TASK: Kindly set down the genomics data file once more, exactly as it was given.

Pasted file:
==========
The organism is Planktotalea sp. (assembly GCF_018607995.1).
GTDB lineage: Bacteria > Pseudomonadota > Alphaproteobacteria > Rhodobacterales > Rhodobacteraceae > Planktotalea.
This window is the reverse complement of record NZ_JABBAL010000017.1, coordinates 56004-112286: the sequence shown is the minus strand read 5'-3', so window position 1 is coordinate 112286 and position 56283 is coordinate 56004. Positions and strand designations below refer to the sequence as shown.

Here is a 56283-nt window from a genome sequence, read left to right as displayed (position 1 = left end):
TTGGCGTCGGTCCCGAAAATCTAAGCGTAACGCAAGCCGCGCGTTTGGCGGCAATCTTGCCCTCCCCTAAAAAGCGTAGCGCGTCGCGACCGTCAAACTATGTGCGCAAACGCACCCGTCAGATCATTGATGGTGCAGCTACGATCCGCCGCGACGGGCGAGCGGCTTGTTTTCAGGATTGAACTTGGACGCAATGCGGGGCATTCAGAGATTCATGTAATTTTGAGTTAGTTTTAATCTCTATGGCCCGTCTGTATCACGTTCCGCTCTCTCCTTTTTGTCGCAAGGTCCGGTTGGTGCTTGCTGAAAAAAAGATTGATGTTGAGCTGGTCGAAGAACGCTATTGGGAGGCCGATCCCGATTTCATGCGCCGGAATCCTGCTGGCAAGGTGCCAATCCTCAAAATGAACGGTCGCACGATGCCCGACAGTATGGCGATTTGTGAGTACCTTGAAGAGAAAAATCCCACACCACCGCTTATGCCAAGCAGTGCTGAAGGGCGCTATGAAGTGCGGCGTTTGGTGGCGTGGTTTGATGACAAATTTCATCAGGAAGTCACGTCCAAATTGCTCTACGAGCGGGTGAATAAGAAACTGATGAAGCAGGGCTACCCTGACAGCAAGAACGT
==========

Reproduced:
The organism is Planktotalea sp. (assembly GCF_018607995.1).
GTDB lineage: Bacteria > Pseudomonadota > Alphaproteobacteria > Rhodobacterales > Rhodobacteraceae > Planktotalea.
This window is the reverse complement of record NZ_JABBAL010000017.1, coordinates 56004-112286: the sequence shown is the minus strand read 5'-3', so window position 1 is coordinate 112286 and position 56283 is coordinate 56004. Positions and strand designations below refer to the sequence as shown.

Here is a 56283-nt window from a genome sequence, read left to right as displayed (position 1 = left end):
TTGGCGTCGGTCCCGAAAATCTAAGCGTAACGCAAGCCGCGCGTTTGGCGGCAATCTTGCCCTCCCCTAAAAAGCGTAGCGCGTCGCGACCGTCAAACTATGTGCGCAAACGCACCCGTCAGATCATTGATGGTGCAGCTACGATCCGCCGCGACGGGCGAGCGGCTTGTTTTCAGGATTGAACTTGGACGCAATGCGGGGCATTCAGAGATTCATGTAATTTTGAGTTAGTTTTAATCTCTATGGCCCGTCTGTATCACGTTCCGCTCTCTCCTTTTTGTCGCAAGGTCCGGTTGGTGCTTGCTGAAAAAAAGATTGATGTTGAGCTGGTCGAAGAACGCTATTGGGAGGCCGATCCCGATTTCATGCGCCGGAATCCTGCTGGCAAGGTGCCAATCCTCAAAATGAACGGTCGCACGATGCCCGACAGTATGGCGATTTGTGAGTACCTTGAAGAGAAAAATCCCACACCACCGCTTATGCCAAGCAGTGCTGAAGGGCGCTATGAAGTGCGGCGTTTGGTGGCGTGGTTTGATGACAAATTTCATCAGGAAGTCACGTCCAAATTGCTCTACGAGCGGGTGAATAAGAAACTGATGAAGCAGGGCTACCCTGACAGCAAGAACGT